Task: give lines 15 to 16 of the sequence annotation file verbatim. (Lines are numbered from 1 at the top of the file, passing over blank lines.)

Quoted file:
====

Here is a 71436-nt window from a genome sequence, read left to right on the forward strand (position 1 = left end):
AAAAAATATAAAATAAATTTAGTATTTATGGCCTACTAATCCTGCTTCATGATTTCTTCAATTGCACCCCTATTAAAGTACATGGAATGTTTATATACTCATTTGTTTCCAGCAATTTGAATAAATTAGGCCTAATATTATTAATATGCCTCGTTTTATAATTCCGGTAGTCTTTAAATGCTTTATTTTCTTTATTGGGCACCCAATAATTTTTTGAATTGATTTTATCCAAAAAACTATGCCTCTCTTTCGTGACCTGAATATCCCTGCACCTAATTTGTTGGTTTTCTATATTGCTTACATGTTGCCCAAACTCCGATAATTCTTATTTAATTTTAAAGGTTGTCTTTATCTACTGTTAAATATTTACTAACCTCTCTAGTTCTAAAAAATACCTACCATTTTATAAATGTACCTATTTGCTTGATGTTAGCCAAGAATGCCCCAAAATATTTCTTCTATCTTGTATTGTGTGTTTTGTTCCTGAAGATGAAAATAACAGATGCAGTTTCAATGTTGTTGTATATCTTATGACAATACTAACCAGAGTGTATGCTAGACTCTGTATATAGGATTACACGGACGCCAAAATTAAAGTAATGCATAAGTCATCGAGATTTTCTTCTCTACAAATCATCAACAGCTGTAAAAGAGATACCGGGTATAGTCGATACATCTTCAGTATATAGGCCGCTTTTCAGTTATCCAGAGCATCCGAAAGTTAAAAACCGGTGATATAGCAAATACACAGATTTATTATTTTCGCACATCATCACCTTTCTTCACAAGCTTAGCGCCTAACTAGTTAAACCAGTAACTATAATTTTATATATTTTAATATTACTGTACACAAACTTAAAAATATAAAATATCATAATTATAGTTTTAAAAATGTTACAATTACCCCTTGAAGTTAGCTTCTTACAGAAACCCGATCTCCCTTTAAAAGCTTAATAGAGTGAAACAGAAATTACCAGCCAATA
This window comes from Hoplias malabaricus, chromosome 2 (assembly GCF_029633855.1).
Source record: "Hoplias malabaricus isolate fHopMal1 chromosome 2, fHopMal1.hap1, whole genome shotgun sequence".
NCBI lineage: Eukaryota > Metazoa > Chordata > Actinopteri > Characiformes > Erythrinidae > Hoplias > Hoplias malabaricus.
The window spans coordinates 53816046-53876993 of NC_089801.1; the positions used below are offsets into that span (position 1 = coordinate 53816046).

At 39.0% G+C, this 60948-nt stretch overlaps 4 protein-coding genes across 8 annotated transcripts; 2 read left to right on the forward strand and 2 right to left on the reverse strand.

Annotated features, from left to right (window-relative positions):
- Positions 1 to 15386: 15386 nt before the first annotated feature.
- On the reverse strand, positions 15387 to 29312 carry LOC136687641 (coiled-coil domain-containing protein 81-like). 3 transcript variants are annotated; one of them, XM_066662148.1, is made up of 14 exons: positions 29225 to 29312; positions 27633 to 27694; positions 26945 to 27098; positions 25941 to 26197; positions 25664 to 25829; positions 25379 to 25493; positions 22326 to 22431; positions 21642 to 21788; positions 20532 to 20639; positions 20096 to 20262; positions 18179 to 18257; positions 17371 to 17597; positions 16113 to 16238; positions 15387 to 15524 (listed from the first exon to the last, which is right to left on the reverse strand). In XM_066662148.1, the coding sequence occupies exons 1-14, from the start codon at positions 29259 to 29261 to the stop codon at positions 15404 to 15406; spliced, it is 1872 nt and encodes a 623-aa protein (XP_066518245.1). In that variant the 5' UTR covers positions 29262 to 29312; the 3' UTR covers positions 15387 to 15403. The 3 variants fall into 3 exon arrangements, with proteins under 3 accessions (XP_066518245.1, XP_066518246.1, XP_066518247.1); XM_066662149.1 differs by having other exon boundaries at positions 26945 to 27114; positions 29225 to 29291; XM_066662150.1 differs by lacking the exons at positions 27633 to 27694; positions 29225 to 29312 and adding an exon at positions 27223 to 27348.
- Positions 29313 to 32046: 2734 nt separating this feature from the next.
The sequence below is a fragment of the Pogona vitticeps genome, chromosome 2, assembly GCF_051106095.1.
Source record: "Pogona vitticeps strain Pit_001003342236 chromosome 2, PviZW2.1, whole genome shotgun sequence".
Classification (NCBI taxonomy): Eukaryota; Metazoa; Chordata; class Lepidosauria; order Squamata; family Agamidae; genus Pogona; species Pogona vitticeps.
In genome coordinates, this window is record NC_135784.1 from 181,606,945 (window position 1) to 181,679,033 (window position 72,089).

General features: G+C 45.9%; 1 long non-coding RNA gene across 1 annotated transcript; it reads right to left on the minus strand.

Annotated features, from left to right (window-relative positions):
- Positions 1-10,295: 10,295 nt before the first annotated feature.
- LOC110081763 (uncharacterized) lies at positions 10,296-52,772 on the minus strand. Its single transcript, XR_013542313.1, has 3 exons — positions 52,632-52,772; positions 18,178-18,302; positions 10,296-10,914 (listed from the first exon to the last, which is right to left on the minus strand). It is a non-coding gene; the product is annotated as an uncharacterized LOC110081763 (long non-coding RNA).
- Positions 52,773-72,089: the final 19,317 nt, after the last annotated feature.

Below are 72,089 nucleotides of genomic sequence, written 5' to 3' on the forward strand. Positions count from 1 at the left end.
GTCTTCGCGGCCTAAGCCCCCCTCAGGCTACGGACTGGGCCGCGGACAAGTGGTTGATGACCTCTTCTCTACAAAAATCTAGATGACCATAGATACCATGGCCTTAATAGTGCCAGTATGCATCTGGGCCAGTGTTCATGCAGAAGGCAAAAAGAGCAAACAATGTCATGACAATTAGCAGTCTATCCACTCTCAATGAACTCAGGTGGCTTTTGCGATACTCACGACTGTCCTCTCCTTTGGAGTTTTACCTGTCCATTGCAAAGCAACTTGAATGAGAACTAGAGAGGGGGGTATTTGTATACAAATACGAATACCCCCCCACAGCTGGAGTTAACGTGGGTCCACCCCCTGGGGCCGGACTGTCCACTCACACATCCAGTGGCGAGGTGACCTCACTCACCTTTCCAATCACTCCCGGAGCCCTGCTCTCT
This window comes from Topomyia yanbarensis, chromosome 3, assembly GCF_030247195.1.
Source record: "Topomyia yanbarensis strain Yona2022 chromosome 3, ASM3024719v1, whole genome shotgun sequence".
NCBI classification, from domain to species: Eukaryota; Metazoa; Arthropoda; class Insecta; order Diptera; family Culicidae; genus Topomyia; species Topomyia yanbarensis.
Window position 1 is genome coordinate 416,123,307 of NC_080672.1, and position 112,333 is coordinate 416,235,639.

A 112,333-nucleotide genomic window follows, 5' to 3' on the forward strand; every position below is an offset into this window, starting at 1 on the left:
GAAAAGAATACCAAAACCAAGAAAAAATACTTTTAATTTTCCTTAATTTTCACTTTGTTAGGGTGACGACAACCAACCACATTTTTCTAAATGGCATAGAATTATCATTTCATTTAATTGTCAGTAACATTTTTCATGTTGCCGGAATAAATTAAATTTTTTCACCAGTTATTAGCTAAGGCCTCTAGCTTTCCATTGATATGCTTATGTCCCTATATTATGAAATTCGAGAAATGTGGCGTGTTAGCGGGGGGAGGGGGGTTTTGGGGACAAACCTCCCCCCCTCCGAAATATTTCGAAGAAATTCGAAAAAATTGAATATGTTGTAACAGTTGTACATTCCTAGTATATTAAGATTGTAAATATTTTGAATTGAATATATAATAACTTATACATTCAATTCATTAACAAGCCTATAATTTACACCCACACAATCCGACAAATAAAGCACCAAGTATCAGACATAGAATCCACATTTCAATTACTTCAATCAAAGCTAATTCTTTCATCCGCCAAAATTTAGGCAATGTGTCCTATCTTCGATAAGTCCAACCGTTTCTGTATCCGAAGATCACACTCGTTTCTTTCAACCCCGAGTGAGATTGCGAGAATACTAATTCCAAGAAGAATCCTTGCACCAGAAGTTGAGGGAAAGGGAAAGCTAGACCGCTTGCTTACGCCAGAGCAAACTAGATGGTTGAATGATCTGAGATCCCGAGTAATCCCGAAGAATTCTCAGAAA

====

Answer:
In genome coordinates, this window is record NC_135784.1 from 181,606,945 (window position 1) to 181,679,033 (window position 72,089).

General features: G+C 45.9%; 1 long non-coding RNA gene across 1 annotated transcript; it reads right to left on the minus strand.